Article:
Step-Up For Muscular Development
You won't find a better exercise for building the lower body than the squat. However, that doesn't mean squats should be the only tool in your toolbox!
Recently, single-leg training has been championed as a suitable alternative to bilateral squatting, with split squat and lunge variations being the go-to choices for folks seeking a break from the heavy barbell.
However, few trainers are prescribing the step-up, another functional, unilateral, multi-joint movement that has a high carryover to many activities of daily living and sport. And that's a mistake, cause the step-up is actually a lot more than just a "poor man's squat."
Drs. Angel Spassov and Terry Todd made the following observation in their article,
"One thing coaches in the Soviet Union and Bulgaria noticed was that those athletes, both lifters and those in other sports, who dropped the squat and used the high step-up developed more complete muscularity than those who simply squatted.
"Many of the coaches say that the legs of those who work hard on the high step-up look more like those of someone who did sprinting and jumping as well as squatting.
"Apparently, the balance required in the high step-up calls more muscles into play, producing fuller, shapelier development."
Spassov and Todd say that when the Bulgarian weightlifting team dropped all back squatting in favor of the high step-up for safety purposes, performance improved, and many world records were formed in the process. Now whether that's still the case is questionable, but one thing is for certain – the step-up is a great exercise!
Here are several step-up variations that should be in every bodybuilder's repertoire.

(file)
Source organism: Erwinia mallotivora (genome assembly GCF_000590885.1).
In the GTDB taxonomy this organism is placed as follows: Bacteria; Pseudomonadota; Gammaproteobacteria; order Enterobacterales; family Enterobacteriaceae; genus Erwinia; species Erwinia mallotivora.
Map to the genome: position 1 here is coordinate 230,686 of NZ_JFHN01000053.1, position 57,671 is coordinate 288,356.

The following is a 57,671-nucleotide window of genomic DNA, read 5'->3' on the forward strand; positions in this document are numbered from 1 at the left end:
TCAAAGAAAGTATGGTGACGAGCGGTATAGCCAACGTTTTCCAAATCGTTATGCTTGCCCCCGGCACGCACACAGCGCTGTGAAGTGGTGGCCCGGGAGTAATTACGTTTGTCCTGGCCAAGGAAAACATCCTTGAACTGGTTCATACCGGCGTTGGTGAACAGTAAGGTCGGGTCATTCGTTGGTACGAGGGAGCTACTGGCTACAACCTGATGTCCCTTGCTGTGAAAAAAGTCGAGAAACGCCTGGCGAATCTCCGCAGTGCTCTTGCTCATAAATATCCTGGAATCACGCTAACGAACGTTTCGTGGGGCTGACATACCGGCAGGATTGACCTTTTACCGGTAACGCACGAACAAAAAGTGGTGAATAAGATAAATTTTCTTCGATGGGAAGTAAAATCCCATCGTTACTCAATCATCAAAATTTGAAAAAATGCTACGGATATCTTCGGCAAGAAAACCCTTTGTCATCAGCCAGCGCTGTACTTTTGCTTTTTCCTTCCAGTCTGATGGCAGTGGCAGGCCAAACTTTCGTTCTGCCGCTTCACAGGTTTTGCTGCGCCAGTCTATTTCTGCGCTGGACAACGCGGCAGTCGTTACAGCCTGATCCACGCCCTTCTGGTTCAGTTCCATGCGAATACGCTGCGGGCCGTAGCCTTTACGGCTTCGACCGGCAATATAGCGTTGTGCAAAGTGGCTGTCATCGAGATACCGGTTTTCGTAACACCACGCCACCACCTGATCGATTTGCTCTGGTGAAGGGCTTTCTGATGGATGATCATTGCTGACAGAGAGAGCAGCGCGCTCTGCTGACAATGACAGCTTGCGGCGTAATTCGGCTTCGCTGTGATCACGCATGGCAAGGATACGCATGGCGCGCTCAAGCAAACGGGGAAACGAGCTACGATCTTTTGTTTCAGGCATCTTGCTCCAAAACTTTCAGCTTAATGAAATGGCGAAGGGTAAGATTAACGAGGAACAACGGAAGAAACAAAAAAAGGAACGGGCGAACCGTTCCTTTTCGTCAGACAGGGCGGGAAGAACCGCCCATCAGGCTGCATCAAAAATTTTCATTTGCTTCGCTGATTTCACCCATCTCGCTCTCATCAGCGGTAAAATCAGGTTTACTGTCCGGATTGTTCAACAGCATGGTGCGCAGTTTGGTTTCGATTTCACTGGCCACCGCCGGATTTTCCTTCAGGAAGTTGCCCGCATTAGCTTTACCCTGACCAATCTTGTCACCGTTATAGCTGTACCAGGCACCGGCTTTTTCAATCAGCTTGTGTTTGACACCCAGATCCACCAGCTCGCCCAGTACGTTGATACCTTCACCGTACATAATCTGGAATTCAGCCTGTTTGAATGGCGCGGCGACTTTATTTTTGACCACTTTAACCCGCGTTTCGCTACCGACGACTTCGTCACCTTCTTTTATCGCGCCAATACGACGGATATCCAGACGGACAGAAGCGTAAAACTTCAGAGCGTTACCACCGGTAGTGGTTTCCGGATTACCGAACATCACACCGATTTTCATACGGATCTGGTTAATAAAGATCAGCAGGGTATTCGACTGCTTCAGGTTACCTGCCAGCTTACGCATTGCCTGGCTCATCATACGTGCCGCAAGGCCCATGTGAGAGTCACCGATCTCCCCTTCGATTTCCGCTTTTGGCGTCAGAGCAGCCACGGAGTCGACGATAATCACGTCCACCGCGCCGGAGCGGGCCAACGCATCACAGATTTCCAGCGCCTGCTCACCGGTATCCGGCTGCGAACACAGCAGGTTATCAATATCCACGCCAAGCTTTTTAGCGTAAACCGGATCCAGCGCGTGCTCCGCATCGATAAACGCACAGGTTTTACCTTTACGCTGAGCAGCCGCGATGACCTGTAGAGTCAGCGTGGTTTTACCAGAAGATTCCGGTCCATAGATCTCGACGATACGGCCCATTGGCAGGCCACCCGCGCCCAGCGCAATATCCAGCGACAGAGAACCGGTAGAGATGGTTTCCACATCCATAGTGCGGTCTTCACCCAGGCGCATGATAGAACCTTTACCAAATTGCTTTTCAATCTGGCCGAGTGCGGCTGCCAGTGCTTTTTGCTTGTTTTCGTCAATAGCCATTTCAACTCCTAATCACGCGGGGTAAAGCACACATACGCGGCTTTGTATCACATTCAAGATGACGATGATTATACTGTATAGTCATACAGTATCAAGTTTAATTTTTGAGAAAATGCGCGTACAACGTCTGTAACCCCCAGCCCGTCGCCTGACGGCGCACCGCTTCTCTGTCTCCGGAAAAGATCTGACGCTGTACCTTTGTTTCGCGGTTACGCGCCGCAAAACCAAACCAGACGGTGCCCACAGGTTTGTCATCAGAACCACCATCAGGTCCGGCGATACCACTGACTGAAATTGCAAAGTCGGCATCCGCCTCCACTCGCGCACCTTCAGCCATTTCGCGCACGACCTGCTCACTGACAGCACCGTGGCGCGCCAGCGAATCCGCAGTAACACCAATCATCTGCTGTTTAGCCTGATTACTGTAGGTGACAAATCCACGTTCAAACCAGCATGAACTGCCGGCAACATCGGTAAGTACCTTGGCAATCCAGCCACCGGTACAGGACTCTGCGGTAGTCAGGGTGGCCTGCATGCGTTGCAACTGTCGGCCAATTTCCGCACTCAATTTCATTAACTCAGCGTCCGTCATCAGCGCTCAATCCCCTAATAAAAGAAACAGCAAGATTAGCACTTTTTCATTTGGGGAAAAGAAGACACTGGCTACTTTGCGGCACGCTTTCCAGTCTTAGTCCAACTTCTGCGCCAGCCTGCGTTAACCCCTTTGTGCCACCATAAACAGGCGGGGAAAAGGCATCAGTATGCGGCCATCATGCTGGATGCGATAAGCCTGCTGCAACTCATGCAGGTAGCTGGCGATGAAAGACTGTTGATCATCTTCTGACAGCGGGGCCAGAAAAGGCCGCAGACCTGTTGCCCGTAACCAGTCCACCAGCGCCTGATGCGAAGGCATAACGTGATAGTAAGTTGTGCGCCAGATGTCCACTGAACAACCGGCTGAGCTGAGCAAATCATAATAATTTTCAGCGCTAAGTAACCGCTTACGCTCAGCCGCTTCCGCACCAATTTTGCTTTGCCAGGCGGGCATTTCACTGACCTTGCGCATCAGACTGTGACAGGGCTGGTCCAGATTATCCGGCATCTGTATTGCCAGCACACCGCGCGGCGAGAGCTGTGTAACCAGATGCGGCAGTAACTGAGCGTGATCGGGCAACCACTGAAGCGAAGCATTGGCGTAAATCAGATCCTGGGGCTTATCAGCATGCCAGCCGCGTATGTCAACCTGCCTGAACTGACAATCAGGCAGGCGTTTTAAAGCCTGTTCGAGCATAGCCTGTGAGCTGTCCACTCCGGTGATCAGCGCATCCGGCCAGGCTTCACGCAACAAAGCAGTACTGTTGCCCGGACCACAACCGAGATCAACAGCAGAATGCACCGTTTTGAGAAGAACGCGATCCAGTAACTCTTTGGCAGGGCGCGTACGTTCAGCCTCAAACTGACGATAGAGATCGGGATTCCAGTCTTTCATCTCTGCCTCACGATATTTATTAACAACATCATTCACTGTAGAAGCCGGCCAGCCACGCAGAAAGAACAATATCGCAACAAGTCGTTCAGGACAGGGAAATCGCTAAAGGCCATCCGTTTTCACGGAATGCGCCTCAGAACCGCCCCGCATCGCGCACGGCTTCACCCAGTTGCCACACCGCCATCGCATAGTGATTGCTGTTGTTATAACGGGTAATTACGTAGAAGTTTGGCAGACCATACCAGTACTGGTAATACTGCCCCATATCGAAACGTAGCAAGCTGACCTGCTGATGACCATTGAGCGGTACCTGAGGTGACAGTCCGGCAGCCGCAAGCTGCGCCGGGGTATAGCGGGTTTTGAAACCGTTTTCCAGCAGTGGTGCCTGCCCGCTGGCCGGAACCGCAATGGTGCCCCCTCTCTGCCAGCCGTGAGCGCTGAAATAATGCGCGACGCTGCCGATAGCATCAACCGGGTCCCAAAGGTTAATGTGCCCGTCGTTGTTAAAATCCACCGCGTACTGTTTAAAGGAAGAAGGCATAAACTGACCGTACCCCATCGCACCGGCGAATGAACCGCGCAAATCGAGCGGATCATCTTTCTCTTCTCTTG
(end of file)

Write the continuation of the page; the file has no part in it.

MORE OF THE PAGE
Dumbbell Side Step-Up. Start with a low step beside you. Use your bodyweight only – over time you can hold a pair of dumbbells as your strength and stability improves.
Keep the hips level throughout the movement. This will be difficult to accomplish if the step is too high.
A common mistake is to push off with the non-working side either by extending the knee and/or ankle. To correct this "cheat" tendency, keep the knee locked and ankle dorsiflexed (i.e., toes up) and tap the floor with the heel only.
Due to the short range of motion (ROM), a higher-rep bracket (15-20) works well. On the last repetition of each set, stop just shy of touching the ground, and hold this position for 5-10 seconds. Performing an isometric contraction in this manner will increase intramuscular tension and fatigue any remaining fibers. Keep a fire extinguisher nearby!
Dumbbell Forward Step-Up. A progression to increase the ROM involves standing in front of a step and raising the height of the step as strength increases. The greater the ROM, the more muscle you recruit, and the higher the step, the more the hamstrings and glutes are involved.
Stay square to the step and push off all four corners of the "step" foot – the "ground" foot shouldn't assist at all. On average, a medium-rep bracket (10-12) works best with this movement.
Barbell Front Step-Up. Another variation of the step-up involves the use of a barbell across the shoulders either in front or behind the neck. By raising the center of mass, greater stability is required. Favor a lower-rep bracket (6-8) here.
Here's the front version:
And the back version:
Decline Step-Up. Performing step-ups on a decline bench is a great option for individuals with limited ankle mobility. I discovered this step-up variation in a 2001 article titled Convergent Phase Training, written by Olympic weightlifting coach and T Nation contributor Charles Staley. To make the exercise more challenging over time, increase the ROM by positioning the foot of the working leg higher on the bench. Do 12-15 reps.
Reverse Step-Up. If ankle mobility/flexibility isn't an issue, try the reverse step-up. Instead of facing the step, face away from the step! This is an advanced option that heavily targets the quadriceps muscle of the thigh, particularly the vastus medialis oblique (VMO) fibers.
Keep in mind that as the step height increases, the heel of the foot on the step will rise, and it'll be impossible to keep the heel down and maintain proper form after a certain height. A range of 8-10 reps works well with this variation.